If you’ve ever watched a volleyball game, we are very sure there is some point in the game where a stoppage and point was awarded, leaving you somewhat awkward and confused. Funny enough, you might want to turn to the referee for clarification only to see him make a variety of hand signals which will even get you more confuse.
You can only rely on your personal deduction skills to figure out what’s going on if you’re not watching with an informed commentator. Luckily, these deduction skill is not difficult to understand and we are hopeful that by the end of this guide, you will be familiar with each of these ref signals. Let’s check out some of these ref signals on our exhaustive list of all official hand signals. Do well to drop some questions in the comment box if you don’t understand any terms.
Here’s our extensive list of three ref signals used by referees during volleyball games. There are more, but for now, we’re going to talk briefly about five common signals.
1. Illegal Alignment/ Improper Server
As a team, you must start each rally in a specific rotation in the game of volleyball, meaning you must stand in the appropriate order on the court. When the other team is serving and a point is awarded to your team, you must rotate one position in a clockwise direction. A team will be awarded a point if its opponent stood in the wrong location at the time of making serves, or probably if a wrong person serves the ball. When you see a referee straightening his arm at a 45-degree angle towards the floor on the side of the team at fault, it means he’s awarding a point. To show exactly what happened, a small circular motion would be made by the referee to indicate that a rotation area has occurred.
2. Line Violation
It is illegal to step over or on the baseline during the serve when serving in volleyball. The two lines that form each end of the volleyball court is the baseline. The line judges are the officials normally assigned to the side and baselines. When a player steps over or on the line when serving, and he or she was caught by the line judge or even referee, the official would immediately point down at the offending line to indicate a player has violated the baseline.
3. Net Foul Or Net Serve
Net foul or net serve is regarded as one of the most popular rules in the game of volleyball, although it is sometimes misconstrued. You’re allowed to touch the net provided that you will not through that, interrupt the run of play or the rally. Having said that, there’s almost no way you’d touch the net without interrupting the run of play. In case you don’t know, the net and antenna are included in a net violation. In case a total fault happens the referee would get the hand of theirs on the side where the net fault occurred and put their hand carefully on the web to show the fault.
4. Delay Warning/Penalty
When referees want to go give a delay warning to a team, they will hold their hand against the opposite wrist on the side being sanctioned. However, ref signal for a delayed penalty happens when the referee shows a yellow card against the opposite wrist on the side being sanctioned.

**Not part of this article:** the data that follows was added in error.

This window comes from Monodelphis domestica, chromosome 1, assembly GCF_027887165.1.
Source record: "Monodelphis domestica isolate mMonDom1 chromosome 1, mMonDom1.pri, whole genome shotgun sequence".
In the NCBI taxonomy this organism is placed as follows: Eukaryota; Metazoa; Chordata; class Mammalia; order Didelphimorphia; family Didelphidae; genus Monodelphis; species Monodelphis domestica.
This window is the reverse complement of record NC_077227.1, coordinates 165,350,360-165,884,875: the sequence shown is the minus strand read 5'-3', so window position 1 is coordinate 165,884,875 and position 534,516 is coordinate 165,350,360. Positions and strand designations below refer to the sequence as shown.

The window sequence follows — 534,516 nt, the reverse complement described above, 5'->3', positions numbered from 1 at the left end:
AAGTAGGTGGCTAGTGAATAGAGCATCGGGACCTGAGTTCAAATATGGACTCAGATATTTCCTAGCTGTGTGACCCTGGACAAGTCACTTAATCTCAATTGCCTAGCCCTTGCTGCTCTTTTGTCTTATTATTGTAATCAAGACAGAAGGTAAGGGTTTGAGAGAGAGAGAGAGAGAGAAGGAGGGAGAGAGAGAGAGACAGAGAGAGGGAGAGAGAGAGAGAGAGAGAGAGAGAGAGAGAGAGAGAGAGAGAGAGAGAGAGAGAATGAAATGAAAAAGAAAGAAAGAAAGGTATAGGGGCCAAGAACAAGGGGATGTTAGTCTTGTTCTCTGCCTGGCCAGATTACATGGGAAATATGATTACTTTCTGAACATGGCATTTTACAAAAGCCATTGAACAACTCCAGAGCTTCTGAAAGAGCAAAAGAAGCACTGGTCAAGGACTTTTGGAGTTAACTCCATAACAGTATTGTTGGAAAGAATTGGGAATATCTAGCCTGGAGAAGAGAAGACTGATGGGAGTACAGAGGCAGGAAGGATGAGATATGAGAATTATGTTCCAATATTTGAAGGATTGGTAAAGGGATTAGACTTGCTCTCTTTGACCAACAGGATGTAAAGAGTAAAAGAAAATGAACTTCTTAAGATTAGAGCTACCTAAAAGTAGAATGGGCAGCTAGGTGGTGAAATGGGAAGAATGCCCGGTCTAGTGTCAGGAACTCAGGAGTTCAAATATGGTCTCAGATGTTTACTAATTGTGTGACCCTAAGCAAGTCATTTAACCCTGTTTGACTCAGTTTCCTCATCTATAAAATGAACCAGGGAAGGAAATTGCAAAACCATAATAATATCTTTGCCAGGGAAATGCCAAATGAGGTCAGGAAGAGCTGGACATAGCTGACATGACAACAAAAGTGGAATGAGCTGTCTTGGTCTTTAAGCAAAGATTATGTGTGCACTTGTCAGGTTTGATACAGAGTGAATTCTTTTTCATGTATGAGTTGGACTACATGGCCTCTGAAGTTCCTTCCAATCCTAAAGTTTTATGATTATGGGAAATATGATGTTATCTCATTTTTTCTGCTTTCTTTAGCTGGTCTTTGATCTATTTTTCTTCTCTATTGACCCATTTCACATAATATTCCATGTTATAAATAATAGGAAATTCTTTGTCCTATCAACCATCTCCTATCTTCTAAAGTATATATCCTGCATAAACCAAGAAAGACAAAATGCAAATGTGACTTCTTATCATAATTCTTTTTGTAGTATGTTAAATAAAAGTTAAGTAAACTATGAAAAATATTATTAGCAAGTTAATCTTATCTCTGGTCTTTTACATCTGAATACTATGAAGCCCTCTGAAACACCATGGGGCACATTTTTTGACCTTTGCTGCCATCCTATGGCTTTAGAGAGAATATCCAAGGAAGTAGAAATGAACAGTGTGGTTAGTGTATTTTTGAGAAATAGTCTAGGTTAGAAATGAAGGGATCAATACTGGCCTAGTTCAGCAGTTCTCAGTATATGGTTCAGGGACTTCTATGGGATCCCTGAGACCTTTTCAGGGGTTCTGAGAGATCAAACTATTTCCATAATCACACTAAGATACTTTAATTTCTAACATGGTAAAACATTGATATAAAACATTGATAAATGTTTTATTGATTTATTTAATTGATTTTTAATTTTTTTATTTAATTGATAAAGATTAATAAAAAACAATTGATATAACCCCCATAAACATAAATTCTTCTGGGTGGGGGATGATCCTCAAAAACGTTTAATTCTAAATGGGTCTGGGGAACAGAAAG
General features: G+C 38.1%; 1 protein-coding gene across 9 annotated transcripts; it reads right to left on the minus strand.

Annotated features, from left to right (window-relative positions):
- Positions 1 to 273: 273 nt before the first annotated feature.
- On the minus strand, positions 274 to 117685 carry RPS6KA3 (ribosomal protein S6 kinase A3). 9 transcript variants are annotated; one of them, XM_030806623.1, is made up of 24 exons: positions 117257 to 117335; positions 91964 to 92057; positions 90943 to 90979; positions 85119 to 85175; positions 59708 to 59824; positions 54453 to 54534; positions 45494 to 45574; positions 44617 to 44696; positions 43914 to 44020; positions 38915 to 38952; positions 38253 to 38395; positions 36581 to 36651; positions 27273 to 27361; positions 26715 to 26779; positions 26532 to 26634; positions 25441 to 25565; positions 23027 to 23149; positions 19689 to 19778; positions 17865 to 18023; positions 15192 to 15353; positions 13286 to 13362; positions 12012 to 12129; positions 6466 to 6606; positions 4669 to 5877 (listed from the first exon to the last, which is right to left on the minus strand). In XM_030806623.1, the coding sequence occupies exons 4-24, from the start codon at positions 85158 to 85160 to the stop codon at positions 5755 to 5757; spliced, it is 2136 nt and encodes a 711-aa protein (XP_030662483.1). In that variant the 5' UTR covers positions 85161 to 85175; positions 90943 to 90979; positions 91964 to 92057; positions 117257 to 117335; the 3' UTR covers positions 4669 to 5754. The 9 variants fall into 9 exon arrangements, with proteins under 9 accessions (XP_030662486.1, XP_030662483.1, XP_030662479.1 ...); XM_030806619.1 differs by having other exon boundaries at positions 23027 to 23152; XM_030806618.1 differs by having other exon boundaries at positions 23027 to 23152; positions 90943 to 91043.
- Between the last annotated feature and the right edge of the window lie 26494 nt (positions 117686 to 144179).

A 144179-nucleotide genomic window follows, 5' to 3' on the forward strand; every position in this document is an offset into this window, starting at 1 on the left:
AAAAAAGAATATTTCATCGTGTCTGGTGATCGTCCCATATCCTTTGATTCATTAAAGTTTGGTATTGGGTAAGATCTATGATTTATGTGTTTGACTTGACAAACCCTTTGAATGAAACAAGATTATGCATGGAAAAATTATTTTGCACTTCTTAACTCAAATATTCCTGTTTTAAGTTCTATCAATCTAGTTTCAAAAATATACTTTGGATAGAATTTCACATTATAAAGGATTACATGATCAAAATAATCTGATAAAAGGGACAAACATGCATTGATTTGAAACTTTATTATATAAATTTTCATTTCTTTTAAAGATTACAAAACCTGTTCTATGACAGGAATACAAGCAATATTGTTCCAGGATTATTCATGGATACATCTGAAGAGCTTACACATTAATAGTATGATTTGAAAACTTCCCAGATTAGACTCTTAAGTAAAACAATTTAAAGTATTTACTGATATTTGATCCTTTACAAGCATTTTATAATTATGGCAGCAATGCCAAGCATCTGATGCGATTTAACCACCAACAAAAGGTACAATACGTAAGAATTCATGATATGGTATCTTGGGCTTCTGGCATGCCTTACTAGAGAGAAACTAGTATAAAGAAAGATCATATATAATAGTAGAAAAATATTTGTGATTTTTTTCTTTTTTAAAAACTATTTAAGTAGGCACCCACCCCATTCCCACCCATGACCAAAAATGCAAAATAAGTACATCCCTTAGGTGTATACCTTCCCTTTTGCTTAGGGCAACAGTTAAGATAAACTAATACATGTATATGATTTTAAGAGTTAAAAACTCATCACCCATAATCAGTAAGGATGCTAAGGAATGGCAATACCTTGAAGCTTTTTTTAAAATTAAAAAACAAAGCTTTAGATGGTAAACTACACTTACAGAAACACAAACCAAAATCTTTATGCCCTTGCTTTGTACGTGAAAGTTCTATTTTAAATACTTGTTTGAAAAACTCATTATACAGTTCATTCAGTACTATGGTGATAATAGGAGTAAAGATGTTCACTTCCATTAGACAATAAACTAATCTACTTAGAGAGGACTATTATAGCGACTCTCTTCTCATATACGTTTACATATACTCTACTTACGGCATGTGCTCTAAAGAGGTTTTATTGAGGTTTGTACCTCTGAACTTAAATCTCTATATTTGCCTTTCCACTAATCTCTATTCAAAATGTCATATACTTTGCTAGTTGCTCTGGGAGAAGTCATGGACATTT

For a substitution, the referee rotates his forearms with hands closed in a circular motion to call in the substitutes.
The Table Below Contains A Brief Explanation About Two Common Ref Signals.
|Common Ref Signals||Brief Explanation|
|Line Violations||It’s unlawful to step over and on the baseline throughout the provide when serving in volleyball.|
|Illegal Alignment||You must rotate one position in a clockwise direction when the other team is serving and a point is awarded to your team.|
What Happens When A Player Steps Over Or On The Line When Serving?
You’ll see the official immediately pointing down at the offending line to indicate a player has violated the baseline.
What Are The Referee Hand Signals In Volleyball?
1. Authorization for service. The most used signal by the first referee is the beckon for serve.
2. Ball in
3. Ball Touched
4. Ball out
6. Loss of Rally. Referees extend the arm to the side that won the rally
7. Double contact (hand signals Volleyball)
8. Line Fault (Hand Signals Volleyball)
What Does It Mean When The Ref Holds Up Two Fingers In Volleyball?
This means that a player has contacted the ball more than once, meaning the block does not count. The server is now asked to serve by the official.
Some People Talk About Down Reffing In Volleyball, What Does It Mean?
Discreetly signal four hits, double connections, back row blocks, or even back row attacks. The second referee must view the team getting the services as well as call-out rotation faults that arise.
Why Is It That Hand Signals Are Important In Playing Volleyball?
Several hand signals are used by referees during a volleyball game. The hand signals are provided by the referee that initially indicates the fault after which indicates which team has received the point. A place is suggested by a single finger on the edge of the court to show the winner of the rally.
Final Words – Closing Thoughts!
We hope that you’re already acquainted with each one of these ref signals. We’ve come to the end of this informative article. We hope you were able to find resources in your quest to know the volleyball ref signals. Please do not hesitate to contact us for questions or comments. Thanks!